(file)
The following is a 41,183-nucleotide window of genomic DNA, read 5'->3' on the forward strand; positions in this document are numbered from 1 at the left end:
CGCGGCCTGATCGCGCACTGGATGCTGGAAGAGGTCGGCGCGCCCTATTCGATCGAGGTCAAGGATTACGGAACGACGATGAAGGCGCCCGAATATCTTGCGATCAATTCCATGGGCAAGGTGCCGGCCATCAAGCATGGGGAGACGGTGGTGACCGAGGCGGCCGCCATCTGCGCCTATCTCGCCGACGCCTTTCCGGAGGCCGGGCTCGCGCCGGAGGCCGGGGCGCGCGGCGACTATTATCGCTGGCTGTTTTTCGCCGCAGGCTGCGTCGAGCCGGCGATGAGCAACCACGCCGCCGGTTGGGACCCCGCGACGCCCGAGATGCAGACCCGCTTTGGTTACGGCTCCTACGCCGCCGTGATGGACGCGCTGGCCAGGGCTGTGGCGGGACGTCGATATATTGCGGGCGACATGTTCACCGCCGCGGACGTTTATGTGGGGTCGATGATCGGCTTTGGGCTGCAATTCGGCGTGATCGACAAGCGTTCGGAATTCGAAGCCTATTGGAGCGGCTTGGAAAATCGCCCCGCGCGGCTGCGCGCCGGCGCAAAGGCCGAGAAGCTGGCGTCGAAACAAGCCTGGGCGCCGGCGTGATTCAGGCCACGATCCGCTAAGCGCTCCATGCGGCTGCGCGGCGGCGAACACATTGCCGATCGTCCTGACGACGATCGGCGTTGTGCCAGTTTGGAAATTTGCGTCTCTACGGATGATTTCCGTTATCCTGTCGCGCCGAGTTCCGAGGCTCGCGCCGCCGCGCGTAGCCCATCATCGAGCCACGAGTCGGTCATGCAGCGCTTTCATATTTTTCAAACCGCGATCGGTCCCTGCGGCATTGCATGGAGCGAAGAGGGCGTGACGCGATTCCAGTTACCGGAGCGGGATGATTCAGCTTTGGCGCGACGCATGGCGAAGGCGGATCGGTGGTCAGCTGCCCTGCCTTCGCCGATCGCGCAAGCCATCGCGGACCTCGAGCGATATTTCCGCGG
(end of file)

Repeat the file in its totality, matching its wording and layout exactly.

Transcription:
The following is a 41,183-nucleotide window of genomic DNA, read 5'->3' on the forward strand; positions in this document are numbered from 1 at the left end:
CGCGGCCTGATCGCGCACTGGATGCTGGAAGAGGTCGGCGCGCCCTATTCGATCGAGGTCAAGGATTACGGAACGACGATGAAGGCGCCCGAATATCTTGCGATCAATTCCATGGGCAAGGTGCCGGCCATCAAGCATGGGGAGACGGTGGTGACCGAGGCGGCCGCCATCTGCGCCTATCTCGCCGACGCCTTTCCGGAGGCCGGGCTCGCGCCGGAGGCCGGGGCGCGCGGCGACTATTATCGCTGGCTGTTTTTCGCCGCAGGCTGCGTCGAGCCGGCGATGAGCAACCACGCCGCCGGTTGGGACCCCGCGACGCCCGAGATGCAGACCCGCTTTGGTTACGGCTCCTACGCCGCCGTGATGGACGCGCTGGCCAGGGCTGTGGCGGGACGTCGATATATTGCGGGCGACATGTTCACCGCCGCGGACGTTTATGTGGGGTCGATGATCGGCTTTGGGCTGCAATTCGGCGTGATCGACAAGCGTTCGGAATTCGAAGCCTATTGGAGCGGCTTGGAAAATCGCCCCGCGCGGCTGCGCGCCGGCGCAAAGGCCGAGAAGCTGGCGTCGAAACAAGCCTGGGCGCCGGCGTGATTCAGGCCACGATCCGCTAAGCGCTCCATGCGGCTGCGCGGCGGCGAACACATTGCCGATCGTCCTGACGACGATCGGCGTTGTGCCAGTTTGGAAATTTGCGTCTCTACGGATGATTTCCGTTATCCTGTCGCGCCGAGTTCCGAGGCTCGCGCCGCCGCGCGTAGCCCATCATCGAGCCACGAGTCGGTCATGCAGCGCTTTCATATTTTTCAAACCGCGATCGGTCCCTGCGGCATTGCATGGAGCGAAGAGGGCGTGACGCGATTCCAGTTACCGGAGCGGGATGATTCAGCTTTGGCGCGACGCATGGCGAAGGCGGATCGGTGGTCAGCTGCCCTGCCTTCGCCGATCGCGCAAGCCATCGCGGACCTCGAGCGATATTTCCGCGG